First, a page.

Through a unique program combining academic challenge with career guidance in elementary school gifted students are Thinking and Doing.
Fred Connolly grew up to become a commodities trader at Perdue Agribusiness, even though there was no gifted and talented program for students at his elementary school.
There is a program at the school his daughter, Ava, attends. Not only is the fourth-grader enrolled in the Thinking and Doing gifted and talented program at Pemberton Elementary School in Salisbury, her sights are on a career in community planning or architectural design.
Thinking and Doing, or TAD, is at the core of her ambition. The program for county elementary students focused a recent unit on regional planning and architectural decision-making and skill.
That led students to an opportunity to create a development plan that would transform a parcel of barren land on the Wicomico River downtown.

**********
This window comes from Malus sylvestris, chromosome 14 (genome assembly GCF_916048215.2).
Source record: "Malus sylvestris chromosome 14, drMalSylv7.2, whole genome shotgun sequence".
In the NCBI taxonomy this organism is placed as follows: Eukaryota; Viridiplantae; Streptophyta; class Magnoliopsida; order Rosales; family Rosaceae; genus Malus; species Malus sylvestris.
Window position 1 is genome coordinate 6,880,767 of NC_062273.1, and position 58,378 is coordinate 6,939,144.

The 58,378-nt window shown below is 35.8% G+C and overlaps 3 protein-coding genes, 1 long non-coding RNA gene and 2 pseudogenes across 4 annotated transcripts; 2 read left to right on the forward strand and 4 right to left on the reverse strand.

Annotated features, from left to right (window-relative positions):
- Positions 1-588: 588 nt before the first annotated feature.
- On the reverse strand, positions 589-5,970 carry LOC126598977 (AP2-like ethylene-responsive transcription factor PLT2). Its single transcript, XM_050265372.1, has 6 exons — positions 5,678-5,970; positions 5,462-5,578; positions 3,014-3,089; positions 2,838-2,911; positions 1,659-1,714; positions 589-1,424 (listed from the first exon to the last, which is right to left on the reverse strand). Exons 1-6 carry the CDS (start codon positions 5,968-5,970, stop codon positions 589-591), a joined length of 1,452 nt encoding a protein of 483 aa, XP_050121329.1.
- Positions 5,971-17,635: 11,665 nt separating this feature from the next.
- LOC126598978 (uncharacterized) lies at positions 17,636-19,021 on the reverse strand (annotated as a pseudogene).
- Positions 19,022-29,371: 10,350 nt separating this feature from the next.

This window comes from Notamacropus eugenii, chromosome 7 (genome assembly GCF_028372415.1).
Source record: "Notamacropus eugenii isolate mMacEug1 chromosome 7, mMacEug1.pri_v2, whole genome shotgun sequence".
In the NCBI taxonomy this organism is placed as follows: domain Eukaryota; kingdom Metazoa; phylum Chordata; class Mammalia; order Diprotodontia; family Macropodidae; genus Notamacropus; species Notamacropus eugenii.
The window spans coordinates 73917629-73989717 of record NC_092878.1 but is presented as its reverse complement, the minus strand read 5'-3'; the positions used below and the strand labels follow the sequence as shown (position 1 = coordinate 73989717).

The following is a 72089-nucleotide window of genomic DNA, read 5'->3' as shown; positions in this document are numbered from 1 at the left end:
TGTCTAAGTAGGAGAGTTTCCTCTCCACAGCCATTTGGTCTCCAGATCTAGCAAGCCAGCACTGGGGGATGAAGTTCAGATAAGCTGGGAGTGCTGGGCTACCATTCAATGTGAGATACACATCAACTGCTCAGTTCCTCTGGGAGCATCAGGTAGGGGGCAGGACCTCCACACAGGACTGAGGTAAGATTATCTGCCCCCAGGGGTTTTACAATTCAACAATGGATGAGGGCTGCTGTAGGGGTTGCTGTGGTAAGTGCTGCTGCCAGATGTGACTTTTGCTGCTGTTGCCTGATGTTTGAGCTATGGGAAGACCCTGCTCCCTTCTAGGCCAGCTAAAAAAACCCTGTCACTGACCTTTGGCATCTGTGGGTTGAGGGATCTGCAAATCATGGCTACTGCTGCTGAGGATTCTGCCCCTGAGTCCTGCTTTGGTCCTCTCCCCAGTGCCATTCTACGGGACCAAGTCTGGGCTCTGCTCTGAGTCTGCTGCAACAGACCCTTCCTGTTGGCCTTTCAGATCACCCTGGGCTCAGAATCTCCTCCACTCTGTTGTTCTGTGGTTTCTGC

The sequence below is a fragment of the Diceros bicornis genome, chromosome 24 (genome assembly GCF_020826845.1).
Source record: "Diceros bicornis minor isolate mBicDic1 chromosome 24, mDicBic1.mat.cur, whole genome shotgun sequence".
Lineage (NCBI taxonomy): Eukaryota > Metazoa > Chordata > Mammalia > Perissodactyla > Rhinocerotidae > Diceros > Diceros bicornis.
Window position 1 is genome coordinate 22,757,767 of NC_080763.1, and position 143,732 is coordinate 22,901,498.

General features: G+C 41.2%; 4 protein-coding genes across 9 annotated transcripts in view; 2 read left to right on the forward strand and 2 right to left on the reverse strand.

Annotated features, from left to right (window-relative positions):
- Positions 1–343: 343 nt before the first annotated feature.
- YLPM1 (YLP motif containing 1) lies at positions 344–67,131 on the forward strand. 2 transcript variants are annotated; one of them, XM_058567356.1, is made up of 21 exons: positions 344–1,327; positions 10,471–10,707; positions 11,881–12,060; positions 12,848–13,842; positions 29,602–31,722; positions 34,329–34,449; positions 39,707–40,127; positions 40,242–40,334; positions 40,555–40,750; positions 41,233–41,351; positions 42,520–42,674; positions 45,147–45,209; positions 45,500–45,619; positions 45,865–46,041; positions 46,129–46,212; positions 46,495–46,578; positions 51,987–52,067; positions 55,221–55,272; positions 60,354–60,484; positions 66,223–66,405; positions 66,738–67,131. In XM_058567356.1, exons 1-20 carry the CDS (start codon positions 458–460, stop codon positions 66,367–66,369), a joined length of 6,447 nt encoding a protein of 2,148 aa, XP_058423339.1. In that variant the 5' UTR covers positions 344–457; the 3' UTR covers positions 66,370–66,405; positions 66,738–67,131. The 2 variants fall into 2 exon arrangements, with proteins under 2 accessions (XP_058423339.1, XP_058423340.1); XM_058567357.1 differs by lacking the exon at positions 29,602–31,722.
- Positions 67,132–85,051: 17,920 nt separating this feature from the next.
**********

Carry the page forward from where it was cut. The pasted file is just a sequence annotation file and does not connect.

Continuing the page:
The program exposes students to future opportunities and offers a hands-on, real life experience.
“TAD is invaluable,” Connolly said. “It is something I never had growing up. It is giving her interest in the downtown that she never had before. Now, when we pass a vacant lot or building, she asks, ‘Why?’ Her awareness is phenomenal.”
TAD is an example of the impact of educational investments on business and industry, say area business, education and political leaders.
The investment bolsters local education and critical thinkers prepared to make a mark on global and local economies, said John Hall, a Salisbury businessman and member of the Wicomico County Council.
“I’ve been in business 37 years, and what I look for are aspiring youth who are assets to the community,” said Hall, who owns Hall’s Tidewater Travel Agency. “I see these designs coming out of different schools, and I think it is fabulous their minds are thinking like this at their age. These kids are interested in the community, and what it should look like in the future.”
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